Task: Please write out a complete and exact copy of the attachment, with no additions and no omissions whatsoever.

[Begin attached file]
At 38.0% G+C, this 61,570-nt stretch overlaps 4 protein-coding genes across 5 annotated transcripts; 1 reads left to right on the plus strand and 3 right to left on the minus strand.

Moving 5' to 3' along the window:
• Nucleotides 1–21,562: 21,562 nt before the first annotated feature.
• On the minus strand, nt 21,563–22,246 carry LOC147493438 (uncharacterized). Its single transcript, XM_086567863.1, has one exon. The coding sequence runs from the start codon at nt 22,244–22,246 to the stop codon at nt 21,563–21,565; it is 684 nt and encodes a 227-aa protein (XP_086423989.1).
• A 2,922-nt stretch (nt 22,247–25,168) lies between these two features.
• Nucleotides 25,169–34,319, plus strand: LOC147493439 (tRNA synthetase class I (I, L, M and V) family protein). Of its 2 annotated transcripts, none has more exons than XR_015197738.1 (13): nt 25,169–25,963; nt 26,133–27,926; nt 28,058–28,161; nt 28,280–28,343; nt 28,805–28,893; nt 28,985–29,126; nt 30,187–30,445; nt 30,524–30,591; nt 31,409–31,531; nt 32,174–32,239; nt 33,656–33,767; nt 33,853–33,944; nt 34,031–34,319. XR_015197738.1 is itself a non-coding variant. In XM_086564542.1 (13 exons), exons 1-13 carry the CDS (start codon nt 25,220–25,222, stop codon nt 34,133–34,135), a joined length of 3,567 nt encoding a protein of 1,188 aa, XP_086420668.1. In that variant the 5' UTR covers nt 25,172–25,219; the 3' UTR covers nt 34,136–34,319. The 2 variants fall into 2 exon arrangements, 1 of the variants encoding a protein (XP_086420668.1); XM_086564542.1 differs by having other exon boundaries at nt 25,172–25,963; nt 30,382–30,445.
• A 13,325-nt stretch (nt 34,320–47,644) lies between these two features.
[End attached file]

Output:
At 38.0% G+C, this 61,570-nt stretch overlaps 4 protein-coding genes across 5 annotated transcripts; 1 reads left to right on the plus strand and 3 right to left on the minus strand.

Moving 5' to 3' along the window:
• Nucleotides 1–21,562: 21,562 nt before the first annotated feature.
• On the minus strand, nt 21,563–22,246 carry LOC147493438 (uncharacterized). Its single transcript, XM_086567863.1, has one exon. The coding sequence runs from the start codon at nt 22,244–22,246 to the stop codon at nt 21,563–21,565; it is 684 nt and encodes a 227-aa protein (XP_086423989.1).
• A 2,922-nt stretch (nt 22,247–25,168) lies between these two features.
• Nucleotides 25,169–34,319, plus strand: LOC147493439 (tRNA synthetase class I (I, L, M and V) family protein). Of its 2 annotated transcripts, none has more exons than XR_015197738.1 (13): nt 25,169–25,963; nt 26,133–27,926; nt 28,058–28,161; nt 28,280–28,343; nt 28,805–28,893; nt 28,985–29,126; nt 30,187–30,445; nt 30,524–30,591; nt 31,409–31,531; nt 32,174–32,239; nt 33,656–33,767; nt 33,853–33,944; nt 34,031–34,319. XR_015197738.1 is itself a non-coding variant. In XM_086564542.1 (13 exons), exons 1-13 carry the CDS (start codon nt 25,220–25,222, stop codon nt 34,133–34,135), a joined length of 3,567 nt encoding a protein of 1,188 aa, XP_086420668.1. In that variant the 5' UTR covers nt 25,172–25,219; the 3' UTR covers nt 34,136–34,319. The 2 variants fall into 2 exon arrangements, 1 of the variants encoding a protein (XP_086420668.1); XM_086564542.1 differs by having other exon boundaries at nt 25,172–25,963; nt 30,382–30,445.
• A 13,325-nt stretch (nt 34,320–47,644) lies between these two features.